The IAF has demanded five new capabilities in the Mark 1A that would give it a clear combat edge over Pakistan's entire fighter fleet, and most of China's as well.
Ajai Shukla reports.
After months of negotiations, the Indian Air Force and the Hindustan Aeronautics Ltd have fixed the price of the Tejas Mark 1A light combat aircraft at about Rs 310 crore (Rs 3.1 billion) per fighter, say ministry of defence sources involved in the negotiations.
HAL is now awaiting a formal contract worth some Rs 26,000 crore (Rs 260 billion) to build 83 Tejas Mark 1A fighters that the MoD has already green-lighted for purchase.
According to the agreed schedule, delivery of the Mark 1A will begin 36 months after the contract date.
If the order is placed at the start of 2020, Tejas Mark IA deliveries will start in 2023.
With 16 fighters to be delivered each year it would take another five years to deliver all 83 fighters-- that is by 2028.
"='We should be signing the contract very soon,' Air Chief Marshal Rakesh Kumar Singh Bhadauria, chief of the air staff, had said on October 4.
That is now imminent.
Girish Deodhare, chief of the Aeronautical Development Agency -- the Defence R&D Organisation agency responsible for the Tejas programme -- spoke exclusively about the Tejas Mark 1A fighter.
He described it as a bridge between the current Tejas Mark 1 and the Mark 2 fighter that ADA is developing.
He says the latter will be, from the standpoint of size, sophistication and capability, far superior to the Mark 1 fighter.
While the Mark 1A light fighter will have the same fuselage and General Electric F-404 engine as the Mark 1, the Mark 2 will be a significantly larger medium fighter with the more powerful GE F-414 engine.
"Initially, the Tejas Mark 2 was planned to be just a re-engined Mark 1 (with a more powerful engine). However, with the advent of the Mark 1A, it was decided that Tejas Mark 2 would be configured with significantly higher capabilities," says Deodhare.
"While the 'all up weight' (maximum take-off weight, with fuel and weapons) of Tejas Mark 1 is 13.5 tonnes, the Mark 2 will be 17.5 tonnes, taking it into the medium weight category.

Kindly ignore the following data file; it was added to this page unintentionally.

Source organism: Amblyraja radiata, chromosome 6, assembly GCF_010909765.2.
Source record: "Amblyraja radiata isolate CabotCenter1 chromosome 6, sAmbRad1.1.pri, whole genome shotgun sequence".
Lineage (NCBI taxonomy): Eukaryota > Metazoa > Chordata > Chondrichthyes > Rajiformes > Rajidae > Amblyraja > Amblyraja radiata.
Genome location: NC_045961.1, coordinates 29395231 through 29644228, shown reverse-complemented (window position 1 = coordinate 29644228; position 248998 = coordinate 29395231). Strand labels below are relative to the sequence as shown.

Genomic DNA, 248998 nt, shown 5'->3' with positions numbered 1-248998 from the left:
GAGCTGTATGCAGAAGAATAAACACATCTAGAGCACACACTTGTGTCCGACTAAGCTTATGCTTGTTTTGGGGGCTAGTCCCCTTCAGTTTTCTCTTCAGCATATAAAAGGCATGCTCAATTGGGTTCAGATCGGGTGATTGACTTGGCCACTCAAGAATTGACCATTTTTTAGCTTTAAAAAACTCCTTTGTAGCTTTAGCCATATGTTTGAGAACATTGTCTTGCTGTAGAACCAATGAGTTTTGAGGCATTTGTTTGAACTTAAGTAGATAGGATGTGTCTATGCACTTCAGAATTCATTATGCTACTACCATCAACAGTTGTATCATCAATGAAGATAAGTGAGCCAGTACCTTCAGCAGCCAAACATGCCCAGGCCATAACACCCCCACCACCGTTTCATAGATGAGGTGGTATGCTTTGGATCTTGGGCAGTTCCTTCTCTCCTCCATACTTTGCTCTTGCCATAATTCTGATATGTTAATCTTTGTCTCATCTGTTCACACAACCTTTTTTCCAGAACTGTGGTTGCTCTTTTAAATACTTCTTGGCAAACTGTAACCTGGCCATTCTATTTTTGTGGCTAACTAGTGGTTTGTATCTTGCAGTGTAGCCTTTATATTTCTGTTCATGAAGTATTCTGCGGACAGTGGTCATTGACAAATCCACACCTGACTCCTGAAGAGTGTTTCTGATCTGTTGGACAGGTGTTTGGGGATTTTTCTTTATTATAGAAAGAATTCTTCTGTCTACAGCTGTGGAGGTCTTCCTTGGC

It will also carry an 85 per cent higher weapons load," explains Deodhare.
While he ADA is developing the Mark 2 fighter, HAL is building the Mark 1A, with ADA contributing its expertise in avionics, flight controls, aerodynamics and structural analysis.
While the Tejas Mark 2 will be almost a generation ahead of the Mark 1 fighter, even the interim Tejas Mark 1A will be far more capable.
The IAF has demanded five new capabilities in the Mark 1A, including 'active electronic scanned array' (AESA) radar, with multi-tasking capability that would give it a clear combat edge over Pakistan's entire fighter fleet, and most of China's as well.
"The initial batches of the Tejas Mark 1A may field an imported AESA radar, but the DRDO is developing its indigenous Uttam AESA radar. As soon as it is proven, the Uttam will start equipping the Tejas Mark 1A," says Deodhare.
The Uttam AESA radar is already flying on a Tejas prototype and has completed 11 successful test flights.
"We need to do a couple of more years of flight testing before it is certified and ready for production. Thereafter, all Tejas Mark 1A will incorporate the indigenous radar," says Deodhare.
This incremental approach is also evident in the 'digital flight control computer' (DFCC) -- a fighter aircraft's brain -- that ADA has designed and qualified for the Tejas Mark 2.
The upgraded DFCC is ready and qualified, but it could not go into the Mark 1A because it was built bigger to allow easier maintenance access in the larger Mark 2 fighter.
"We took the upgraded cards from the Tejas Mark 2's DFCC and installed them into the smaller Mark 1 DFCC chassis, effectively upgrading it for the Mark IA. The new Mark 1A DFCC will have significantly higher processing power allows us to add many more advanced capabilities in the FCS," says Deodhare.
In addition, the Tejas Mark IA is being upgraded with a "self-protection jammer" (SPJ), also supplied by Elta, which the IAF has demanded in order to confuse incoming missiles.
Each Mark 1A fighter will carry a SPJ on a pod under its wing, sharing a mounting station with an air-to-air missile.
Giving the Tejas Mark 2 the contemporary look of the Rafale and Eurofighter, it will be built with canards on the front of the fuselage.
These fin-like structures serve to make the aircraft unstable, and therefore more manoeuvrable.
Deodhare says the ADA decided to fit canards after discovering that increasing the Mark 2's internal fuel capacity to 3,300 kilogrammes (from 2,400 kg in the Mark1) made the fighter excessively stable.
Designing canards near the nose of the aircraft regained its manoeuvrability.
"We are targeting the first flight of the Tejas Mark 2 by 2023. We are confident of this since most of the technologies that will go into it are already matured through the LCA Mark 1," says Deodhare.
Ajai Shukla, one of India's leading defence writers, is a frequent contributor to Business Standard.